Building Online Communities: coala
Coala is a language independent analysis toolkit. It empowers developers to create rules which a project’s code should conform to. The founders & contributors to the coala project — Lasse, Adrian, Araf, Abhay, Tushar and Adhityaa — told us how they collaborate and manage a community around their project.
Tell us a little bit about yourself and the coala community. How did it all begin?
Lasse (@sils1297): The whole project started back when I was developing a little kernel for fun. I had a friend whom I somehow managed to convince to help me — though he really wanted to write Python and not have anything to do with my C code. So he wrote a little code checker. It was all a fun project without any ambition of growing into something actually useful but we continued it and it evolved. We did two complete rewrites to get a cleaner software architecture and eventually we ended up with something unique and very very useful for researchers and developers.
What common goals do you have as a community?
Adrian (@Adrianzatreanu): We are a community of volunteers. All of us have a strong desire to learn new stuff and enhance our existing skills. We believe that the best way to achieve that is by enjoying what you do. Programming all day can become monotonous. So to keep ourselves motivated we constantly stay in sync, thanks to the Gitter chat channel.
Even though we are volunteers, and we build and maintain coala in our free time, we have a huge emphasis on quality of work. We work hard to keep our codebase organized and we urge the new contributors to do the same.
What issues related to the project are you most excited about these days?
Lasse (@sils1297): coala is currently growing from my “personal little pet project” to a real community. This introduces many new nontechnical aspects into our community: we’re attending conferences all around the world and are also trying to focus on getting the word out about us instead of only writing code.
Also we do have expenses and we would love to reward contributors more than we do right now, ideally be able to cover travel for conferences and such things. We’re trying to get sponsors for this and a small group is also working towards founding a startup around coala (GitMate.io) which already helps us saving time when developing coala itself.
We don’t want to convert coala into a company: It is very important for us though to keep the community separate — and especially independent — from our startup while establishing a good relationship with mutual benefits. More developers and resources for coala and better code analysis for everybody.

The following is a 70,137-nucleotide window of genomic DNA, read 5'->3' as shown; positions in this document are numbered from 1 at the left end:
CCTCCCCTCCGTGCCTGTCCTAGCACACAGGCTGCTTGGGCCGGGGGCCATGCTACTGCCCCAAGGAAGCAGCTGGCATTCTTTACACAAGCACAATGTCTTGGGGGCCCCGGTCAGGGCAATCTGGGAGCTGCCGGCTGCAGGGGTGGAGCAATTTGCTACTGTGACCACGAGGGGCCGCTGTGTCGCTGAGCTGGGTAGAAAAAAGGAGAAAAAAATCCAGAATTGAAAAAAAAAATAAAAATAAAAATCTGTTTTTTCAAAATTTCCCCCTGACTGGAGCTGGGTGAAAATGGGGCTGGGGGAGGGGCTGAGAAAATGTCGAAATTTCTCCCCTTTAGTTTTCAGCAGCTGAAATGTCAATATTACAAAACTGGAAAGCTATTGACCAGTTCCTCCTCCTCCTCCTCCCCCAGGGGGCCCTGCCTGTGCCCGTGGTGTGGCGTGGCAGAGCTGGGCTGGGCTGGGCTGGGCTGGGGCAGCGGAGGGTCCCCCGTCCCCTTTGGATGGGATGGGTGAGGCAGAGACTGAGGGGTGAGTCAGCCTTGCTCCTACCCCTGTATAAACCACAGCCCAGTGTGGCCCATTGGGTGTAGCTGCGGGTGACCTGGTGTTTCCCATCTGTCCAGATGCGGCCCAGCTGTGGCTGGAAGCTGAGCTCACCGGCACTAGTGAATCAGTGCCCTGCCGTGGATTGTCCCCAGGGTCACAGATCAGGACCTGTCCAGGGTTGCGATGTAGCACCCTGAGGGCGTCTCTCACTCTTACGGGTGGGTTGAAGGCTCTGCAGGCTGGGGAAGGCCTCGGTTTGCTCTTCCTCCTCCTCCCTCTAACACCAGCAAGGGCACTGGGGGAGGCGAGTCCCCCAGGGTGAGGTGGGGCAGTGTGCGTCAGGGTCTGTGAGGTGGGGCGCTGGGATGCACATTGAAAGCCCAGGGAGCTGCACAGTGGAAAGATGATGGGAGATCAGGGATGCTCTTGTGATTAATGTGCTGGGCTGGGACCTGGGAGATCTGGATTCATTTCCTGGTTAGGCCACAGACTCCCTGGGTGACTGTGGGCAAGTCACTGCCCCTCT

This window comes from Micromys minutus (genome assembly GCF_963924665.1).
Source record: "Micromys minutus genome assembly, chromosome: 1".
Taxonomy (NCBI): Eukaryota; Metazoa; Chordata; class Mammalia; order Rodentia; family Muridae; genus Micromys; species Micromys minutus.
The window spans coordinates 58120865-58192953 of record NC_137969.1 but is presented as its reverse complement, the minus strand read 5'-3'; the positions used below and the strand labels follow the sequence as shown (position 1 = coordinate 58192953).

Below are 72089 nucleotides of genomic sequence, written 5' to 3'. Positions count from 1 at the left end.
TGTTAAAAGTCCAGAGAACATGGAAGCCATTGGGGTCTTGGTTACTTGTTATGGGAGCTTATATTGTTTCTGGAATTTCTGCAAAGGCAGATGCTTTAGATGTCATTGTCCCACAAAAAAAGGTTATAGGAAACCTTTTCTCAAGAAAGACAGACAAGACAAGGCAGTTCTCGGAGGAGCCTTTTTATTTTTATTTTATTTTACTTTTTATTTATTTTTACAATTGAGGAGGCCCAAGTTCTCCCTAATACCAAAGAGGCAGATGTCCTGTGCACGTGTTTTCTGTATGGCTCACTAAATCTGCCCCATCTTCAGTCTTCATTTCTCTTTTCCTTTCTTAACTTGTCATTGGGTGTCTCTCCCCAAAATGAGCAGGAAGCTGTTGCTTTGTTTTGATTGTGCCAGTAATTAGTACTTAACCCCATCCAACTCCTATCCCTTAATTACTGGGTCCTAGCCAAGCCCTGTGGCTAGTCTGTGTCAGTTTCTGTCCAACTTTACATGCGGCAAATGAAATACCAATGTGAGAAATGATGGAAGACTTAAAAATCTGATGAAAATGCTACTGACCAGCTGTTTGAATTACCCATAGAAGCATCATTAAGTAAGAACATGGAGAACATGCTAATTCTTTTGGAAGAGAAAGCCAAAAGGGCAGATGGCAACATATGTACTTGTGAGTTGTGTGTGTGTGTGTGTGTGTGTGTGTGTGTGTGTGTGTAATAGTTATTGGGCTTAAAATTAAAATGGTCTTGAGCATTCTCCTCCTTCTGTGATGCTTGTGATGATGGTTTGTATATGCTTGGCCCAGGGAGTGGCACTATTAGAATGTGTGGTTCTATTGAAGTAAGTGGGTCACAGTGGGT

Araf (@arafsheikh): Currently some of the coolest ideas are being implemented by Google Summer of Code students. The ideas include:
- Decentralizing the bears from coala, thereby simplifying the coala framework.
- Ability to write bears in any programming language.
- Intelligent settings guessing, saving time and reducing errors.
- Parsing language independent documentation.
- A new command line tool to create new bear and modifications to Lint class.
- A brand new interface for user-friendly code analysis reports.
- Language independent indentation algorithms.
- Integrating coala with the Eclipse IDE.
These new features will drastically improve coala in the upcoming months and we are excited to see them be brought to reality.
What are the main issues discussed in the coala Gitter channel?
Adrian (@Adrianzatreanu): We use multiple channels to deal with various topics, just like any large community does on IRC.
There is the main channel (link) where all newcomers drop in and say hello, allowing us to greet them and invite them to our community. This is one central point where we talk about general issues, technical as well as non-technical.. We also have discussions on topics such as cultural differences, or sometimes even have storytelling times. At coala, we try our best to keep the environment pleasant, making everyone feel comfortable when chatting with us. There are only a few rules here:
- Be polite, etc. — we don’t allow rudeness or impoliteness on our channels, nor on our repository. But it’s worth mentioning it wasn’t the case until now.
- Do not use @/all unless it is totally necessary, such a huge announcement that anyone would be interested in, or something that is really important, because the main channel is huge, and there are a lot of lurking people.
- Be aware and respect the cultural differences that people have.
There are also a growing number of other topic related channels to reduce the heat on the main channel for conferences, GSoC and so on.
What are the most important factors that you have taken into account while creating and maintaining the community? What factors contribute to the success of your community?